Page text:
Buckjumping takes the pulse of present-day New Orleans by turning to its dancers, the men and women who embody the rhythm of the city and prove it on the streets every chance they get. Filmmaker Lily Keber, a native of Boone who now lives in New Orleans, will present her work 7 pm Thursday, November 21st. in room 114 of the Belk Library and Information Commons on the campus of Appalachian State University. Rob Brown, a faculty member in the department of Geography and Planning will share photos from his research on New Orleans Mardi Gras Indian traditions before the screening.
Famed critic Roger Ebert praised the documentary, writing: The ghost of Les Blank flows through Lily Keber’s documentary “Buckjumping,” an examination of New Orleans dance culture in all its facets and forms. Named after a type of fast-paced footwork dance typically attributed to second line parades, “Buckjumping” brims with curiosity, empathy, and respect for its subjects, capturing them at their most passionate.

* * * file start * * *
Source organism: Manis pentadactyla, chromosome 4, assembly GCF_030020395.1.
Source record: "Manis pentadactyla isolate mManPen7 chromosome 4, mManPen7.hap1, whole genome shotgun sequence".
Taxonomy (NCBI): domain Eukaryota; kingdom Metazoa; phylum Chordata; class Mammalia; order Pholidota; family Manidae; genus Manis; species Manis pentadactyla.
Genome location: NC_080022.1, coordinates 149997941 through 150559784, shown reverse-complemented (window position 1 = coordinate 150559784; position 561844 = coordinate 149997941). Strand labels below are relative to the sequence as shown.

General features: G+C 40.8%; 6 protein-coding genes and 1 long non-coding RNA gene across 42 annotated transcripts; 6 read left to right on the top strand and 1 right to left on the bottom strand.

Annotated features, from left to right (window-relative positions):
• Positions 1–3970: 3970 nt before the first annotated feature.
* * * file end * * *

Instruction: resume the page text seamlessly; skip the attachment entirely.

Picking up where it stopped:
Buckjumping follows six different New Orleans communities and their connections through dance. Immersive, cinematic, high energy and joyful, Buckjumping is a celebration of Black culture, cultural continuity, and of the crucial importance for community self-definition. Nine Times Social Aid ; Pleasure Club guide us through preparations for their annual second line. Golden Sioux Gang lead us through their Mardi Gras Indian practice at Handa Wanda. Mourners grieve a family member at a funeral, followed by celebrations for the deceased in the street. Edna Karr High School’s dance troupe hits St Charles Avenue for Muses Parade. Hasizzle The Voice emcees a bounce night. Hustler introduces us to the world of drag in backstreet clubs.
Photo courtesy of filmmaker Lily Keber.